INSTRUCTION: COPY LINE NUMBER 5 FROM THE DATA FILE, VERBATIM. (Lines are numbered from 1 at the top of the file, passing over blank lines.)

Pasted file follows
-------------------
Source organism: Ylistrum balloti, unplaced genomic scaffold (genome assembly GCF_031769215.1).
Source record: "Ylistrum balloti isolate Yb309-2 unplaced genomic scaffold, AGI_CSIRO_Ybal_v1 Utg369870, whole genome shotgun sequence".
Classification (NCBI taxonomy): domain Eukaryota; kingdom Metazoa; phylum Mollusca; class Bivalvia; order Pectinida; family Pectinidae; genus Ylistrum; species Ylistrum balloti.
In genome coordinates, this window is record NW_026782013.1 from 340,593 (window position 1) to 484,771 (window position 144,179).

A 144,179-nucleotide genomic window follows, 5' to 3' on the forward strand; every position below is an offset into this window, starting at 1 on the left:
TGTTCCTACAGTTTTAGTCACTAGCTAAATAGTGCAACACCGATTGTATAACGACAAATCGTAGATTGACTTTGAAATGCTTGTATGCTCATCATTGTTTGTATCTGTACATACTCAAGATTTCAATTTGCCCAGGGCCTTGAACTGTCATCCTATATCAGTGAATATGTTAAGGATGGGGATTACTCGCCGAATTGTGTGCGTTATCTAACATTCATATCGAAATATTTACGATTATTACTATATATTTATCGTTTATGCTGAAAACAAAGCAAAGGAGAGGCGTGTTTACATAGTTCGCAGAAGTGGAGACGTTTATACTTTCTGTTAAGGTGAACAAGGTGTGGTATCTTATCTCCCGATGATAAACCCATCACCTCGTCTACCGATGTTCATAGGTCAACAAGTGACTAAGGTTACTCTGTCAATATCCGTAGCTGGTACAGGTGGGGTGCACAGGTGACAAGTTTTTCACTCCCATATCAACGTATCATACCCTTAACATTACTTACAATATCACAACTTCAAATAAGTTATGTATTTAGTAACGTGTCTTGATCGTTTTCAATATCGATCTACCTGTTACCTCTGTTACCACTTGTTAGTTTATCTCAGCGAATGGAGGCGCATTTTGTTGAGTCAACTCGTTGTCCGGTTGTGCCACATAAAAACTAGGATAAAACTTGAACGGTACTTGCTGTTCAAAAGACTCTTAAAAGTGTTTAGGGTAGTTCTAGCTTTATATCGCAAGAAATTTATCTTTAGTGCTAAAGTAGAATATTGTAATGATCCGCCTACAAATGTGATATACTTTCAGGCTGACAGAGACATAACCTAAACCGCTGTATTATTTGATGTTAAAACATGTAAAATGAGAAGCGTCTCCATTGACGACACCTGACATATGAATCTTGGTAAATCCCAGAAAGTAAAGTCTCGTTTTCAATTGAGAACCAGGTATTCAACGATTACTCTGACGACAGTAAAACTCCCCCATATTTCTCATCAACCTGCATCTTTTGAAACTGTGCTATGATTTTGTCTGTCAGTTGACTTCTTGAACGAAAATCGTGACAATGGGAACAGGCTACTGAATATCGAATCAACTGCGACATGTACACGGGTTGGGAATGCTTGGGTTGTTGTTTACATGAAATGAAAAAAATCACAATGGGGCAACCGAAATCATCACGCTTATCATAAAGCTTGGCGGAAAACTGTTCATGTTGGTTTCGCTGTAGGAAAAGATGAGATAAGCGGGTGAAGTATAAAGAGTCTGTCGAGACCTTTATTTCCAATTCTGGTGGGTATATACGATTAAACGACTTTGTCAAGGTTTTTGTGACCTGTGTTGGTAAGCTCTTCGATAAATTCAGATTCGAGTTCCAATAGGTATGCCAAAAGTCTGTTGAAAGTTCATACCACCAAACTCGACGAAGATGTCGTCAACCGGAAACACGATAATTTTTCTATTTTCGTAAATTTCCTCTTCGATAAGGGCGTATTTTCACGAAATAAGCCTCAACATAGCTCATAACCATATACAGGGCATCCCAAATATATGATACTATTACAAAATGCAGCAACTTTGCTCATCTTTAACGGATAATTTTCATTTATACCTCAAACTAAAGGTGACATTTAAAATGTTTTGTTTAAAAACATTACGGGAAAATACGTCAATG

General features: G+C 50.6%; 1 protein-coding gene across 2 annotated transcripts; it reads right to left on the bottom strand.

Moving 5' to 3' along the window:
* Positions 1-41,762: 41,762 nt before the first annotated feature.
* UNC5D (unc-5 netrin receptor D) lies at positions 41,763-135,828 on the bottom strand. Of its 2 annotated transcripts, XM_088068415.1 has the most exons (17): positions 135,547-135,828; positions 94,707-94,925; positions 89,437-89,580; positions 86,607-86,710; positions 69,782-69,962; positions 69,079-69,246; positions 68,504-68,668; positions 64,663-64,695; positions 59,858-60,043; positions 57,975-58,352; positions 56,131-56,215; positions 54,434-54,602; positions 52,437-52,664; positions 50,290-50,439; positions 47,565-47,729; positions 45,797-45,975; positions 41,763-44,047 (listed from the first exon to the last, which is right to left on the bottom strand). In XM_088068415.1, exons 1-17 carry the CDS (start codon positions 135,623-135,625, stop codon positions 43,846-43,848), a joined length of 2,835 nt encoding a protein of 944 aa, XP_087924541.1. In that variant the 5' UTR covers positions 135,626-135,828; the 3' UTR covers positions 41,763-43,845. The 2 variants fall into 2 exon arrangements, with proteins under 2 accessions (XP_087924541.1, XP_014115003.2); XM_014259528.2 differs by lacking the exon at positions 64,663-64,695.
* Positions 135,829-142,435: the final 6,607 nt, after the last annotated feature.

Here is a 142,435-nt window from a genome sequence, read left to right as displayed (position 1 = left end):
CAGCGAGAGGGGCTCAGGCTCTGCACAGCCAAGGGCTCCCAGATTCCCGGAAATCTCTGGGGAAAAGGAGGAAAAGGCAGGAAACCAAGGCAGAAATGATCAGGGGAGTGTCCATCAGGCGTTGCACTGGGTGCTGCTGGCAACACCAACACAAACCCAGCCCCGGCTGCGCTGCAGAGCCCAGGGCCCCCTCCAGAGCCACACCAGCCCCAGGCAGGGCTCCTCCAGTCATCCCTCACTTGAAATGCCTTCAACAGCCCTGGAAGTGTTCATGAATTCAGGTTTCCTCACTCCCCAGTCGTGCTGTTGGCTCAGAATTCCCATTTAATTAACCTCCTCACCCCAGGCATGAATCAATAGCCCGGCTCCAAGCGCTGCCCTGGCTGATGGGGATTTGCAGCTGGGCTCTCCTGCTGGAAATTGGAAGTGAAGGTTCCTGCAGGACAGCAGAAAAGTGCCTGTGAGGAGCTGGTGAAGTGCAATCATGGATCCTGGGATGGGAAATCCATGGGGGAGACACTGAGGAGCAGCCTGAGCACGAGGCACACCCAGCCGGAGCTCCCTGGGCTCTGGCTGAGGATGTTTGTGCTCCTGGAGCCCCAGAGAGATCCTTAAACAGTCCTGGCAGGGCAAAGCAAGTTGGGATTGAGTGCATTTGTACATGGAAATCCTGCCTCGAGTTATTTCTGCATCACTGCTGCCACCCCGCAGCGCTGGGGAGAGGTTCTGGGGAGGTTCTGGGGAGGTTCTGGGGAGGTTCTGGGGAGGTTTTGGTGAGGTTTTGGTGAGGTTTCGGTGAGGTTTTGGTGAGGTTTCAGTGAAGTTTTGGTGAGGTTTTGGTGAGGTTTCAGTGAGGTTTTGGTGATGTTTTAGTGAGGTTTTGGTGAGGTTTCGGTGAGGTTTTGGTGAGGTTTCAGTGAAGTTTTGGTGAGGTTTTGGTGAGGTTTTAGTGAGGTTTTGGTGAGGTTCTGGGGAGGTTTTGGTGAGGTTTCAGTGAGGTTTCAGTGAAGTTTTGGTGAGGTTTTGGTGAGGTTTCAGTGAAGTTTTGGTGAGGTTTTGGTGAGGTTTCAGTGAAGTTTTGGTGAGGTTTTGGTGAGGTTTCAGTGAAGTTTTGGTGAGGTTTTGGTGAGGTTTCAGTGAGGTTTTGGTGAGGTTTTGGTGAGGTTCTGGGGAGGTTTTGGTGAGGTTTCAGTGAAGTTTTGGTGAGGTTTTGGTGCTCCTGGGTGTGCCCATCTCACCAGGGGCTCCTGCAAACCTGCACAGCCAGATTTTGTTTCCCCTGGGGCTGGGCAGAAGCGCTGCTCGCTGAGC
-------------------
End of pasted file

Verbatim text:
A 144,179-nucleotide genomic window follows, 5' to 3' on the forward strand; every position below is an offset into this window, starting at 1 on the left: